Employee Engagement

Job Fulfillment - Not Work-life Balance

By

Joel Frost

| Jun 25, 2014

Bottom line: We need to redefine how we think about work. Work-life balance presumes that work is a burden, when it doesn’t have to be. The problem is not what we are trying to accomplish with “work-life balance,” but in how we address it. Instead of work-life balance, why not focus on job fulfillment? Doesn’t that already sound better?

Redefining the way we think

According to a Gallup study, 90 percent of the world’s workers see work as a source of frustration rather than one of fulfillment. There is a lot of pressure on HR professionals to overhaul their engagement strategies and overcome the notion that work is just a burden. It is no secret that unhappy employees are usually unproductive employees, and that hurts your bottom line. So how do you help make work more fulfilling for your people?

Well, what if we invested more time training our leaders to match the right person to the right job? What if employees were empowered to take ownership and be captains of their own fate?

Who wouldn’t want to hear an employee say “I love my job! I am challenged. I contribute. I add value. My company is awesome!” But how do you motivate your employees to become so engaged? Extensive research has been conducted on this engagement and motivation, and the answers may surprise you (Spoiler: It isn’t just money). So then what are employees looking for in order to be fulfilled? Here are a few answers that provide valuable insight into the minds of today’s workforce.

  1. Money is a basic need – Not an incentive

Employees want to get paid or they can’t be expected to enjoy their jobs. The thing to keep in mind when talking money is not how much you’re paying but how efficiently you’re paying employees. Payroll errors significantly impact morale, so avoid this major mistake and pay your employees fairly and pay them well (i.e. accurately and on time).

  1. Feedback has huge impact

It is surprising how many executives struggle with communication, and yet it is one of the most important traits employees want from their leaders; open and regular communication. Maybe it’s a little awkward if it is not something you’re used to doing, but communicating frequently and candidly with your workforce will strengthen their trust in you and give you priceless, unexpected insights.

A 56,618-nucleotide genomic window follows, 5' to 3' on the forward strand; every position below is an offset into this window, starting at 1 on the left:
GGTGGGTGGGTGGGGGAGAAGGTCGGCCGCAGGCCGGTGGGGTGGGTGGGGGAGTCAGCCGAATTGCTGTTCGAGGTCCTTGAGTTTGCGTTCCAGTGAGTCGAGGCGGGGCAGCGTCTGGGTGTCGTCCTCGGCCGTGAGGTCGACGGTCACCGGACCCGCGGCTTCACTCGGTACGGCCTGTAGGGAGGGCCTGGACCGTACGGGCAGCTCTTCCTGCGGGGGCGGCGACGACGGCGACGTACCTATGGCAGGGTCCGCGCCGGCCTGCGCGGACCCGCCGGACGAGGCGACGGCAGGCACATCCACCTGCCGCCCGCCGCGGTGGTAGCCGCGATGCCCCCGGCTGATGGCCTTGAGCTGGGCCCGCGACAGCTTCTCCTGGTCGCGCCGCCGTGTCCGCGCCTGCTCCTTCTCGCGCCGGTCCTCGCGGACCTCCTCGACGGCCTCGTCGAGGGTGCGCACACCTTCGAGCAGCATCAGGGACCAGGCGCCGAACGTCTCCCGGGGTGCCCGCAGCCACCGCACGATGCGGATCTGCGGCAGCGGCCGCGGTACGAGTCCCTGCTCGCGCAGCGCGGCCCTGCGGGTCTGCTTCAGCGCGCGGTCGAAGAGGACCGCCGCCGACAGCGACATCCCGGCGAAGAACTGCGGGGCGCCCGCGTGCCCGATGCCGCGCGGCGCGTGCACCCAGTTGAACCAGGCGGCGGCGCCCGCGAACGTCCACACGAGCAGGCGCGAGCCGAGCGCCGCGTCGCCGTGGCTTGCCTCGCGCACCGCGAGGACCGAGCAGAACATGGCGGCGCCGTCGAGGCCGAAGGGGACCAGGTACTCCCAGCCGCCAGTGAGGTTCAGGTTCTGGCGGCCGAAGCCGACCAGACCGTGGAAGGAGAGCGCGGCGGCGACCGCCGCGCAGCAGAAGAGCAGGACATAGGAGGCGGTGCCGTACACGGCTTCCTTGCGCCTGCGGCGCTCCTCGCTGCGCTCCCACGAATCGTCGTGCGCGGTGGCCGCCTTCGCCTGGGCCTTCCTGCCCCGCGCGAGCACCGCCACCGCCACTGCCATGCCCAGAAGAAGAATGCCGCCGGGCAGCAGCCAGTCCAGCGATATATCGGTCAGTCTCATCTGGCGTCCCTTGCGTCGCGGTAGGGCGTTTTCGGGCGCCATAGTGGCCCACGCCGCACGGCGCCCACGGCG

1. Recognition drives motivation       

Recognition doesn’t have to be flashy; it could be as simple as saying “thank you.” Where would your company be without your people? They are your most valuable asset, so let them know that. Show appreciation when it is deserved, because people whose work is acknowledged may be as much as 47 percent more productive than those whose work is ignored.

  1. Self-actualization fosters fulfillment  

Not everyone has the luxury of landing their dream job. Engaged employees find fulfillment in the job they’re doing when there is a culture and environment that fosters support and growth. People are products of their surroundings, and if everything around them is favorable then they tend to be happy and in turn more productive.

As organizational leaders, the challenge to redefining the way people think of work is to first understand employees and what they want. Leaders that take a proactive role in understanding what their employees really want are more likely to succeed.

What are you doing to engage your workforce?

About the Author

Joel Frost

Joel Frost has worked in marketing and advertising since 2005. A graduate of Brigham Young University, he has developed campaigns for a range of clients, from high tech firms to hospitals to nonprofits. Joel enjoys the challenges of digital marketing and content creation.

See more posts by Joel Frost